Alien hunters 'investigating' radio burst from Proxima Centauri

Alien hunters are ‘carefully investigating’ a mysterious radio signal from our neighbouring star Proxima Centauri

  • A strange radio signal was first detected by the Parkes telescope in early 2019
  • It was a ‘short-lived’ signal and astronomers can’t identify the original source
  • Astronomers are looking to see if any human-made source could be responsible 
  • The star is 4.2 light years from the Earth and includes an Earth-like rocky planet 

A mysterious radio signal from our nearest stellar neighbour, Proxima Centauri, is being ‘carefully investigated’ by a team of alien hunting astronomers.

Researchers from the Breakthrough Listen Project – a £70m initiative to find alien life through radio telescopes – have been studying the radio waves since April 2019.

Proxima Centauri is 4.2 light years from Earth and has two confirmed planets, a Jupiter-like gas giant and a rocky world called Proxima b in the habitable zone.

The signal was spotted by the Parkes radio telescope in Australia in April or May 2020, according to a report in the Guardian, and, unlike previous radio bursts hasn’t been attributed to any Earth-based or near-Earth human created source.

It is likely that this signal has a natural explanation, but that hasn’t stopped alien hunting astronomers from listening more closely than they normally would.

Pictured, a not-to-scale representation of how far away Proxima B is from Earth compared to Voyager 1, the farthest man-made object which was launched in 1977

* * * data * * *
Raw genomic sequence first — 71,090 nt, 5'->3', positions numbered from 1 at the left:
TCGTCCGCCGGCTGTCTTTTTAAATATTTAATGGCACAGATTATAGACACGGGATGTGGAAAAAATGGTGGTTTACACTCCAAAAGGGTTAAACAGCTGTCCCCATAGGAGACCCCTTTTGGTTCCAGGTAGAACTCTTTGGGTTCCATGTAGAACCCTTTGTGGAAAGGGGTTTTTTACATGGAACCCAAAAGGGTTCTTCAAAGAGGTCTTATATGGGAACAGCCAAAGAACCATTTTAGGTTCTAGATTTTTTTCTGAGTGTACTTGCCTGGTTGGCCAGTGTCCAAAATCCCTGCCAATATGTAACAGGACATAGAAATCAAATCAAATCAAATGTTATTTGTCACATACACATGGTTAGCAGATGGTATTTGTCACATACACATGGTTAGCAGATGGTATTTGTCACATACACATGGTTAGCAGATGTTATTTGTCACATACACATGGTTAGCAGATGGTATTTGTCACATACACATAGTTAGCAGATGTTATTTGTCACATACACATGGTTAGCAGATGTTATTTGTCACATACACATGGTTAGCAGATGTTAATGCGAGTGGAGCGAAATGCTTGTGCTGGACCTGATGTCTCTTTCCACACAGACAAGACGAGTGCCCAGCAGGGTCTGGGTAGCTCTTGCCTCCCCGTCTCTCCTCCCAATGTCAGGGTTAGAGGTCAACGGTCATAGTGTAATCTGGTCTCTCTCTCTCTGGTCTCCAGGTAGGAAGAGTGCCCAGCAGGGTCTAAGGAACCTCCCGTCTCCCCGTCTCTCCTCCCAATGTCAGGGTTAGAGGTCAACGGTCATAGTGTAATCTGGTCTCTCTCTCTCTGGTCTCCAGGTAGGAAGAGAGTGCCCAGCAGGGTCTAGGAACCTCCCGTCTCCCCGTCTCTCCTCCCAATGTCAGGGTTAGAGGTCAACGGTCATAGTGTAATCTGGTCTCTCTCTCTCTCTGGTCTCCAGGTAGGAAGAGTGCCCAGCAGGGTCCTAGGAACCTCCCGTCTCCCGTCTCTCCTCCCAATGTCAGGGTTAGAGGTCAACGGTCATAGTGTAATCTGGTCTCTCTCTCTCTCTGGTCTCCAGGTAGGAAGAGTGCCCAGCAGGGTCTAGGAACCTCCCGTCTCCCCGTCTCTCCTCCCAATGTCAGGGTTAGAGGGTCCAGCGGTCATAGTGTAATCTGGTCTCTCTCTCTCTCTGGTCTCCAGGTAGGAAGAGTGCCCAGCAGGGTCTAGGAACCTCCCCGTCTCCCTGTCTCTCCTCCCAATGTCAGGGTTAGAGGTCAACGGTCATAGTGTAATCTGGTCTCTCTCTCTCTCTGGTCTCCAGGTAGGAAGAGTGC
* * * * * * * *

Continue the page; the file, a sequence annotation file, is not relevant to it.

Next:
Proxima b is an Earth-like rocky world that orbits within the ‘habitable zone’ of its star – that is an area where liquid water could flow on the surface of the planet.

However, as the star is a red dwarf, the habitable zone is very close, meaning the planet is likely tidally locked and exposed to intense radiation, making it unlikely any civilisation has been able to form – at least on the surface. 

The narrow beam. was in the 980MHz range and shifts in the frequency detected by the Parkes telescope are consistent with the movement of a planet.

This suggests it could be evidence of a third planet within the system, rather than signs of an alien civilisation, something researchers say would be ‘very unlikely.’ 

Artist’s rendering of Proxima Centauri system. Portrayed on the right, Proxima c orbits in about 5.2 years around its host star. The system also comprises the smaller Proxima b, on the left, discovered in 2016 that orbits in the ‘habitable zone’ closer than Mercury is to the Sun

Pete Worden, director of Breakthrough Initiatives, said the signals are likely interference from Earth-based sources we can’t yet explain.

However, he told the Guardian that it was important to wait and see what the project scientists conclude from their close examination of the signal. 

The beam being investigated hasn’t been spotted since the first observation in April or May 2019, causing astronomers to speculate it is similar to the ‘Wow! signal’.

This was a short lived radio signal detected from a distant star system by the Big Ear Radio Observatory in the US in 1977 and labelled with the word ‘WOW!’.

Until now that has been the best possible candidate astronomers have had to work with for signs of extraterrestrial intelligence – although like this new signal, very little is known about it or what unleashed the signal in the first place.